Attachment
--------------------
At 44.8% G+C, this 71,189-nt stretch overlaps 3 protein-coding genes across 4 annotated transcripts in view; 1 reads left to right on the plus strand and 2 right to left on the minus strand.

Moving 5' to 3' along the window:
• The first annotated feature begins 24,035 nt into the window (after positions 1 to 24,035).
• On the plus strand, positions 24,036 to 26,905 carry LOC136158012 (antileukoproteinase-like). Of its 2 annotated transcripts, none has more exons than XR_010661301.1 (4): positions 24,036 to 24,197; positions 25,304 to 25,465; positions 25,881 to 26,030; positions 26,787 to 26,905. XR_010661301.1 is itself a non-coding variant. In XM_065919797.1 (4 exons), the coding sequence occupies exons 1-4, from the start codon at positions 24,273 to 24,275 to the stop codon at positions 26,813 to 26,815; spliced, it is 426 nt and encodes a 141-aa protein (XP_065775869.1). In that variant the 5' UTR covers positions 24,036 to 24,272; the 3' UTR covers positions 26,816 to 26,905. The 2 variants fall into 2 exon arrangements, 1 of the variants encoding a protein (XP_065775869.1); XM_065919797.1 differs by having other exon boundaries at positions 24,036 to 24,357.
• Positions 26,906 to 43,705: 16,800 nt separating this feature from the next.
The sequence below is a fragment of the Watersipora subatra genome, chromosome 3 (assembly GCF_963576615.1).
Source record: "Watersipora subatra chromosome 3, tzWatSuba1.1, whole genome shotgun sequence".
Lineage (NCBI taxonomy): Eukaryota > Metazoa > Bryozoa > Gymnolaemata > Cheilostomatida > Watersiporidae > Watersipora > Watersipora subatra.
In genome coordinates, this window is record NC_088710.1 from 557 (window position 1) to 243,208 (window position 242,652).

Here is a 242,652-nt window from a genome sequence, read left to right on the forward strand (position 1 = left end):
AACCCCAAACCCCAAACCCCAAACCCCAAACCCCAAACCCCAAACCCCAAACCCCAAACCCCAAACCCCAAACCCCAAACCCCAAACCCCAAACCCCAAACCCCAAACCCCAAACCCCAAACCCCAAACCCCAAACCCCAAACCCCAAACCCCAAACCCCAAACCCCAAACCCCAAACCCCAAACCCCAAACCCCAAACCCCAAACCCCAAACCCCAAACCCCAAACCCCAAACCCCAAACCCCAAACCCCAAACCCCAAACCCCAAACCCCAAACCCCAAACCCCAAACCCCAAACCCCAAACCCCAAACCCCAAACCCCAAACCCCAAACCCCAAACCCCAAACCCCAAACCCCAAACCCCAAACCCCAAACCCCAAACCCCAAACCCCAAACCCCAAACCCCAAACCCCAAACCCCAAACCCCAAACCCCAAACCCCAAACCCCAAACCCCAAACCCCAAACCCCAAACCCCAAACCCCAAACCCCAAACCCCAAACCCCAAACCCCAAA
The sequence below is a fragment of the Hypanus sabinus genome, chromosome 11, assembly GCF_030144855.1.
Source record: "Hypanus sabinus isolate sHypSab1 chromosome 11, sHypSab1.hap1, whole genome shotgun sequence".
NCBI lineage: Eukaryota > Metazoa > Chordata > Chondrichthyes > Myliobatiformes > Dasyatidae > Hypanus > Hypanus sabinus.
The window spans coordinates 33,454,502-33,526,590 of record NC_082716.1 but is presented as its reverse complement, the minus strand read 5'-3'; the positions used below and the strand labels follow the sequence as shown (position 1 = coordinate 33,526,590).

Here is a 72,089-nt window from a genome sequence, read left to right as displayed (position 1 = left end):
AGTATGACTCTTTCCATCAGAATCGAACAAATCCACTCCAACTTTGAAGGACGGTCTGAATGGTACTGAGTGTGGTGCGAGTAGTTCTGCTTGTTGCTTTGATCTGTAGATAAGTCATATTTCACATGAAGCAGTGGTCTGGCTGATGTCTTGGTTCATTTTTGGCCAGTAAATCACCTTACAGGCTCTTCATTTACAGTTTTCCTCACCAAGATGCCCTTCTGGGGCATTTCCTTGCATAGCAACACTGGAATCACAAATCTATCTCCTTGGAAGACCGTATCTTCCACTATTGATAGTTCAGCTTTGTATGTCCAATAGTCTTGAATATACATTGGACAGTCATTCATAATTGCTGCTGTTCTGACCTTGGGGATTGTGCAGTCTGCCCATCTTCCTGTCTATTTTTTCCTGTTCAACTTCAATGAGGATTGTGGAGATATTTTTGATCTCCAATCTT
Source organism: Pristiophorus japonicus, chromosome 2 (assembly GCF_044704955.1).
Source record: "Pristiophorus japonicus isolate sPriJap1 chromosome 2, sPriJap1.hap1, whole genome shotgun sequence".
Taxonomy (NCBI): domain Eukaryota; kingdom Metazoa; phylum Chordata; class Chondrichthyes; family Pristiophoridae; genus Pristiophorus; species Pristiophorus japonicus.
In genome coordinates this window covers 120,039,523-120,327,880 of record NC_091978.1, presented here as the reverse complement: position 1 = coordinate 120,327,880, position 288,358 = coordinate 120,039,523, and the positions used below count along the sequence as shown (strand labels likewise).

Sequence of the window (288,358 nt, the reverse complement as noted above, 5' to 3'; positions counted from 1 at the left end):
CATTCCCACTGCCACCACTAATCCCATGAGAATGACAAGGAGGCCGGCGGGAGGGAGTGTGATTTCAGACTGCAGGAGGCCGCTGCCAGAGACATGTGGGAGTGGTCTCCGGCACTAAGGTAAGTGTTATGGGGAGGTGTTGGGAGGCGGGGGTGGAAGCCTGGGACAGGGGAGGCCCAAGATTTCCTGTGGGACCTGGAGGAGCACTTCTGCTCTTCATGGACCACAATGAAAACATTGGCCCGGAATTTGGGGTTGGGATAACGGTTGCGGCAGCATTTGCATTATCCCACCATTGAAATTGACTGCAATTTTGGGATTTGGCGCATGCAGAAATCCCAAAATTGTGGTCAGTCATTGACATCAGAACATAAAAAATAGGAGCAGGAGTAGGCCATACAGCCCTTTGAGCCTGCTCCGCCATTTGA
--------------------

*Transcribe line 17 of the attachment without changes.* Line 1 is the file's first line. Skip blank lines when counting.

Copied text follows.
AGTATGACTCTTTCCATCAGAATCGAACAAATCCACTCCAACTTTGAAGGACGGTCTGAATGGTACTGAGTGTGGTGCGAGTAGTTCTGCTTGTTGCTTTGATCTGTAGATAAGTCATATTTCACATGAAGCAGTGGTCTGGCTGATGTCTTGGTTCATTTTTGGCCAGTAAATCACCTTACAGGCTCTTCATTTACAGTTTTCCTCACCAAGATGCCCTTCTGGGGCATTTCCTTGCATAGCAACACTGGAATCACAAATCTATCTCCTTGGAAGACCGTATCTTCCACTATTGATAGTTCAGCTTTGTATGTCCAATAGTCTTGAATATACATTGGACAGTCATTCATAATTGCTGCTGTTCTGACCTTGGGGATTGTGCAGTCTGCCCATCTTCCTGTCTATTTTTTCCTGTTCAACTTCAATGAGGATTGTGGAGATATTTTTGATCTCCAATCTT